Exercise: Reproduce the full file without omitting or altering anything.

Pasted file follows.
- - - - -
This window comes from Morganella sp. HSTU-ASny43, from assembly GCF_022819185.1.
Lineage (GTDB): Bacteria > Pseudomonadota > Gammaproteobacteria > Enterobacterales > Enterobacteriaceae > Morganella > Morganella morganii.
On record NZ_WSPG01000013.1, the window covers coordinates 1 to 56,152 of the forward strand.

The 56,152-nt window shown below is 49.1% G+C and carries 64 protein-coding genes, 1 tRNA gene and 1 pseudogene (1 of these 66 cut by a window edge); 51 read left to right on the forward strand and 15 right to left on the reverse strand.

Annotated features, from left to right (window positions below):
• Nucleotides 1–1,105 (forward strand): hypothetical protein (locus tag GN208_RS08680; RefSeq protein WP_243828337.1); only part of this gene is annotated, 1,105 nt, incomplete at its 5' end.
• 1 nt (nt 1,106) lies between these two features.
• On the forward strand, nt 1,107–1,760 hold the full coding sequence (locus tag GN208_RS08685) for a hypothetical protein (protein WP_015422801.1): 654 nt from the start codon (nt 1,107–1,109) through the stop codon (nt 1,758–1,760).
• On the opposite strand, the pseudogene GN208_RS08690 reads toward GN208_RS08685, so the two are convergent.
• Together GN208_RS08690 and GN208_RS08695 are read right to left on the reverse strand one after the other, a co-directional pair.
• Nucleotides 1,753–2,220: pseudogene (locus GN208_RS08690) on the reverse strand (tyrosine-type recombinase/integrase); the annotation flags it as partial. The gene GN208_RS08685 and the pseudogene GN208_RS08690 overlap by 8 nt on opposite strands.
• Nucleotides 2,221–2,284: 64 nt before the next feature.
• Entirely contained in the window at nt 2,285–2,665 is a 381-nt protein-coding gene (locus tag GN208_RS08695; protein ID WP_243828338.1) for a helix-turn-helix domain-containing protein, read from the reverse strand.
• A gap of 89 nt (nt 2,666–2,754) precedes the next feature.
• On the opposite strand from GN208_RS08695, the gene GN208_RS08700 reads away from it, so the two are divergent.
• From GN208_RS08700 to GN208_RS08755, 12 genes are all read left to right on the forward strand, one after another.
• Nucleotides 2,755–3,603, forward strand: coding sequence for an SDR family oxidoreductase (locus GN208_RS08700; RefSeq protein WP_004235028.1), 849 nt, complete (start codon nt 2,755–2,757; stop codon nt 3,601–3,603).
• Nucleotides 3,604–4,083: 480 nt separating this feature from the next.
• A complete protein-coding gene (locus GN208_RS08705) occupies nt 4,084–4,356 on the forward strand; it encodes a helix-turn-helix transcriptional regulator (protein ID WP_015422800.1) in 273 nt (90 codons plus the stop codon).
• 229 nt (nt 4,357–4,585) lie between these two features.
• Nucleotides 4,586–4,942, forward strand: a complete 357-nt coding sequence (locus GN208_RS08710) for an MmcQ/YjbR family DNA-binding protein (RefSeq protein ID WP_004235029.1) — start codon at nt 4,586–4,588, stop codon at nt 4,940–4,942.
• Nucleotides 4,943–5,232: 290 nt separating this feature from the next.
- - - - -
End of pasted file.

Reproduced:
This window comes from Morganella sp. HSTU-ASny43, from assembly GCF_022819185.1.
Lineage (GTDB): Bacteria > Pseudomonadota > Gammaproteobacteria > Enterobacterales > Enterobacteriaceae > Morganella > Morganella morganii.
On record NZ_WSPG01000013.1, the window covers coordinates 1 to 56,152 of the forward strand.

The 56,152-nt window shown below is 49.1% G+C and carries 64 protein-coding genes, 1 tRNA gene and 1 pseudogene (1 of these 66 cut by a window edge); 51 read left to right on the forward strand and 15 right to left on the reverse strand.

Annotated features, from left to right (window positions below):
• Nucleotides 1–1,105 (forward strand): hypothetical protein (locus tag GN208_RS08680; RefSeq protein WP_243828337.1); only part of this gene is annotated, 1,105 nt, incomplete at its 5' end.
• 1 nt (nt 1,106) lies between these two features.
• On the forward strand, nt 1,107–1,760 hold the full coding sequence (locus tag GN208_RS08685) for a hypothetical protein (protein WP_015422801.1): 654 nt from the start codon (nt 1,107–1,109) through the stop codon (nt 1,758–1,760).
• On the opposite strand, the pseudogene GN208_RS08690 reads toward GN208_RS08685, so the two are convergent.
• Together GN208_RS08690 and GN208_RS08695 are read right to left on the reverse strand one after the other, a co-directional pair.
• Nucleotides 1,753–2,220: pseudogene (locus GN208_RS08690) on the reverse strand (tyrosine-type recombinase/integrase); the annotation flags it as partial. The gene GN208_RS08685 and the pseudogene GN208_RS08690 overlap by 8 nt on opposite strands.
• Nucleotides 2,221–2,284: 64 nt before the next feature.
• Entirely contained in the window at nt 2,285–2,665 is a 381-nt protein-coding gene (locus tag GN208_RS08695; protein ID WP_243828338.1) for a helix-turn-helix domain-containing protein, read from the reverse strand.
• A gap of 89 nt (nt 2,666–2,754) precedes the next feature.
• On the opposite strand from GN208_RS08695, the gene GN208_RS08700 reads away from it, so the two are divergent.
• From GN208_RS08700 to GN208_RS08755, 12 genes are all read left to right on the forward strand, one after another.
• Nucleotides 2,755–3,603, forward strand: coding sequence for an SDR family oxidoreductase (locus GN208_RS08700; RefSeq protein WP_004235028.1), 849 nt, complete (start codon nt 2,755–2,757; stop codon nt 3,601–3,603).
• Nucleotides 3,604–4,083: 480 nt separating this feature from the next.
• A complete protein-coding gene (locus GN208_RS08705) occupies nt 4,084–4,356 on the forward strand; it encodes a helix-turn-helix transcriptional regulator (protein ID WP_015422800.1) in 273 nt (90 codons plus the stop codon).
• 229 nt (nt 4,357–4,585) lie between these two features.
• Nucleotides 4,586–4,942, forward strand: a complete 357-nt coding sequence (locus GN208_RS08710) for an MmcQ/YjbR family DNA-binding protein (RefSeq protein ID WP_004235029.1) — start codon at nt 4,586–4,588, stop codon at nt 4,940–4,942.
• Nucleotides 4,943–5,232: 290 nt separating this feature from the next.